Ants, bees and wasps form the advanced insect order Hymenoptera or the membrane-winged. Many species are social animals with complex self-organised societies of specialised sub-divisions that serve a titular queen-mother. Another defining traits of the order is the fusion of the first segment of the abdomen with the thorax. It's not obvious in the rotund dimensions of many bees, but in wasps and ants, the second and third abdominal segments are typically constricted to form a dainty 'waist' that is the envy of many. Winged wasps have conquered the arboreal realm, becoming top arthropodal predators that inspire fear in fellow bugs and fine-skinned men.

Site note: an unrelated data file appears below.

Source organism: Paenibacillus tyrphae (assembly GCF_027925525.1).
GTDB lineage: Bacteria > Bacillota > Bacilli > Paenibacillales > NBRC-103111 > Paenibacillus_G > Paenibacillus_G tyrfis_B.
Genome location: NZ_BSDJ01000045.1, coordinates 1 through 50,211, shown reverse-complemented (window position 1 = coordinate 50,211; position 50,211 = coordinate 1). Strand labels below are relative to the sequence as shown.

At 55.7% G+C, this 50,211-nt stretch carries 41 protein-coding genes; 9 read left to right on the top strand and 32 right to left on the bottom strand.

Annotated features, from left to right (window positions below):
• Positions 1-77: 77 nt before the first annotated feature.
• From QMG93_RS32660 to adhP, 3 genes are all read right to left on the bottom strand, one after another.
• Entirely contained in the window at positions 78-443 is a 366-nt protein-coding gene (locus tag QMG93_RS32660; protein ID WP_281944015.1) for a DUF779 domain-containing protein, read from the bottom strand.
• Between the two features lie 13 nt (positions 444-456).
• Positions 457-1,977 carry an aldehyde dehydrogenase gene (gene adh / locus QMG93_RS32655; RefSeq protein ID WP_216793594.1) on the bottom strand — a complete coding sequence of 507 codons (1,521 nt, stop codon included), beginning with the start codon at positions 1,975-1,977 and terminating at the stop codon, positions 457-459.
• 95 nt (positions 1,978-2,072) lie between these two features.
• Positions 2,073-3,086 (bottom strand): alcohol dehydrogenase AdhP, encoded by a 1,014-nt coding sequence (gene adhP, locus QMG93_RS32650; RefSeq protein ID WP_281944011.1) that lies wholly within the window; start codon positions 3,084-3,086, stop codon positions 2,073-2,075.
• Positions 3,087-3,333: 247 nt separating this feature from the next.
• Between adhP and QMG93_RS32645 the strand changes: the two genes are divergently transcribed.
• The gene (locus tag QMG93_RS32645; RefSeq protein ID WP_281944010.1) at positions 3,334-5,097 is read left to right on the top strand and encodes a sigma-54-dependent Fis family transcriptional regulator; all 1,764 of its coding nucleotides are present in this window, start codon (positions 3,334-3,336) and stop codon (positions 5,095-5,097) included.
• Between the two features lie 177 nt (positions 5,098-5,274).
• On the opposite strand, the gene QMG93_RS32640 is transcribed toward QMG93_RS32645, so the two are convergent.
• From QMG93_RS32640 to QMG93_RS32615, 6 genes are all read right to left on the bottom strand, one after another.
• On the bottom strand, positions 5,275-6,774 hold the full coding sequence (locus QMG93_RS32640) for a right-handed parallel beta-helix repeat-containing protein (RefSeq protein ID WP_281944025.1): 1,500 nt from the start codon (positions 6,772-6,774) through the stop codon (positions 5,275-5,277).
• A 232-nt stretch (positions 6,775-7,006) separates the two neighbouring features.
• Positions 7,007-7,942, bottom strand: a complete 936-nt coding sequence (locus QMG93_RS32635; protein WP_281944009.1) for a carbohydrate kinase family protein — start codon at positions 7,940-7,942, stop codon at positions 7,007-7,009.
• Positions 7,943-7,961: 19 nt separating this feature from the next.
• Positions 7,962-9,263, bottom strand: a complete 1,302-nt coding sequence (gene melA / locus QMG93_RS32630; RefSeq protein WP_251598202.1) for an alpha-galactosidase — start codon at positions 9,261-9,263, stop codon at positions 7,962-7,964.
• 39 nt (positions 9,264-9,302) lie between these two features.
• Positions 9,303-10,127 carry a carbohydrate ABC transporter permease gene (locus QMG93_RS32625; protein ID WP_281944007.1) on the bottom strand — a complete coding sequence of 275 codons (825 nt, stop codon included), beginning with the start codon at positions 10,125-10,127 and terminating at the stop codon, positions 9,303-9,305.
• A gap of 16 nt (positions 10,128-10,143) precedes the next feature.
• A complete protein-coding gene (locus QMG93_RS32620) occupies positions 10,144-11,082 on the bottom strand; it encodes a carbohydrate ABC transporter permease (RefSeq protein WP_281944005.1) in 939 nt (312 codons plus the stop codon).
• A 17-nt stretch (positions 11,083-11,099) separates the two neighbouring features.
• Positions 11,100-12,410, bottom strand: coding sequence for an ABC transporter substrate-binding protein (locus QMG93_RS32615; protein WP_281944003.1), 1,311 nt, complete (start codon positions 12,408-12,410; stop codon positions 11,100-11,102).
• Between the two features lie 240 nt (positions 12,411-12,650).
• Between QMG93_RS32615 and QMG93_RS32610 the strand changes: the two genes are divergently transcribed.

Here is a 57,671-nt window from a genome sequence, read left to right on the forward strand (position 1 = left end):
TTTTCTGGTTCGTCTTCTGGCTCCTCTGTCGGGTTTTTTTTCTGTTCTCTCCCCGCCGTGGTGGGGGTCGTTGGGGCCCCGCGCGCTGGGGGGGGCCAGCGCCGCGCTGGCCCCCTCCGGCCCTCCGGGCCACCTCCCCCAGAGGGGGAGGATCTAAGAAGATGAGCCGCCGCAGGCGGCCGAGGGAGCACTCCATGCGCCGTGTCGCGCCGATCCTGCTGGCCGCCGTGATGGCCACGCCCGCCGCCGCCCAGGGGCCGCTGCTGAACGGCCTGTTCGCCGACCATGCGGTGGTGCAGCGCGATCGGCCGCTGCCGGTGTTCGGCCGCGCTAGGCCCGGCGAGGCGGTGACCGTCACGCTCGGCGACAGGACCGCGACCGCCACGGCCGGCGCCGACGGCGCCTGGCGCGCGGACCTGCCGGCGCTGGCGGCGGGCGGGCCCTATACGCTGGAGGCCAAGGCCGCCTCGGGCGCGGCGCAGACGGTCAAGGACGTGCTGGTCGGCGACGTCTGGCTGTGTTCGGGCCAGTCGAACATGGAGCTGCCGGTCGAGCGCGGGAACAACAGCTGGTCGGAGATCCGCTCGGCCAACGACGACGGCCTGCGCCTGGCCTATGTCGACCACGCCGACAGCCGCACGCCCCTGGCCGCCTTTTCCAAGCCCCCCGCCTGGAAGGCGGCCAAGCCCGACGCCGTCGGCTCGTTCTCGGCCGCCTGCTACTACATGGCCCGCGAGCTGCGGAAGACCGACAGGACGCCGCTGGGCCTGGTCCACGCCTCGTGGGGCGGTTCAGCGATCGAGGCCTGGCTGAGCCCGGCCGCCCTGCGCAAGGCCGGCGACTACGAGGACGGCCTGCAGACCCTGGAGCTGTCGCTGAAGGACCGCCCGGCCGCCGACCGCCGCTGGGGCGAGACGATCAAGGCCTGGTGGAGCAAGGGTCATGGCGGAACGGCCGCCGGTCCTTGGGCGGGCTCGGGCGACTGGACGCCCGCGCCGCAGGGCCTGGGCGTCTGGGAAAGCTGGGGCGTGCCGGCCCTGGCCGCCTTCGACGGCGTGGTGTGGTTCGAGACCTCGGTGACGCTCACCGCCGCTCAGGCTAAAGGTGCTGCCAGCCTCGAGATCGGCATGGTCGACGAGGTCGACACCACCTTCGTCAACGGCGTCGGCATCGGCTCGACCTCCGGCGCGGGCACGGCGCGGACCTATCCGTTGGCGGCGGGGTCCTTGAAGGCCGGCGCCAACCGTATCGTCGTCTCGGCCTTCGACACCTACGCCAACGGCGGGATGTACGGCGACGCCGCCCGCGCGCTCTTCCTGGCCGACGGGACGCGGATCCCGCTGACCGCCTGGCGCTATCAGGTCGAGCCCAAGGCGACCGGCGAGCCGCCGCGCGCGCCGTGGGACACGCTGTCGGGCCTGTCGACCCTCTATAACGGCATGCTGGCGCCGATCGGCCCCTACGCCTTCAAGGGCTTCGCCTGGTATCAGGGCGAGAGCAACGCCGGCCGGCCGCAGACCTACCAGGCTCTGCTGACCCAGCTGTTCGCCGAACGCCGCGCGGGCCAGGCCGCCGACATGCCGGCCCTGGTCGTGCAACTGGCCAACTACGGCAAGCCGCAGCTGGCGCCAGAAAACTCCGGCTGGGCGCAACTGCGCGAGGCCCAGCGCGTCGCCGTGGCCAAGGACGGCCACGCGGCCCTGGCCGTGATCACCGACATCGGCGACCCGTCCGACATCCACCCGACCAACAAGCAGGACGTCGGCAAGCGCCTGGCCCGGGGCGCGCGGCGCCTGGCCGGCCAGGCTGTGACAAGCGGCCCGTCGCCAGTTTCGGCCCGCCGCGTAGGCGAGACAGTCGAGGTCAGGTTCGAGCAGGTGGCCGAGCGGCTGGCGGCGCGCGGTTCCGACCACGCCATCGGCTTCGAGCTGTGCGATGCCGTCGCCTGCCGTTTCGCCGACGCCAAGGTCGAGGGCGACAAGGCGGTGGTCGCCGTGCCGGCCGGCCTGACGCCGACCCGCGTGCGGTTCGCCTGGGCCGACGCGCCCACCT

The earliest ants from the Mesozoic Era, preserved in amber, were wasp-like but already demonstrated the colonial caste-structure of foraging workers, males and queens. Ants and wasps have diverged sufficiently to occupy ecological niches amenable to their tribes, but at times, the affinity shows up, as in the case of the velvet ants, a family of wasps (Mutillidae) in which the females are wingless and have developed stubby bodies amenable to ploughing through litter, sand or soil. The males are winged, with slimmer bodies. The females' diminutive stature and stealthy approach probably aid their entry into the nests of bees and other wasps. In cells housing eggs or larvae, the female velvet ants lay eggs. The hatched grubs consume the host larva, pupate and flee to found a new generation. Named for the fine layer of hairs that envelop their body, velvet ants are no plush toys. Their exoskeleton is hardened against possible stinging assaults, while their own ovipositor is reputed to cause pain that kills cows. At the motel in Kuala Tahan, I foolishly let this lady (probably Mickelidia pulchrinella) wander onto my palm while trying to persuade her to pose for a hasty photoshoot. She demurred at my attempts to coax a brief pause but thankfully my duck exuded enough charm to ward off any notions of a nasty needle by my nail.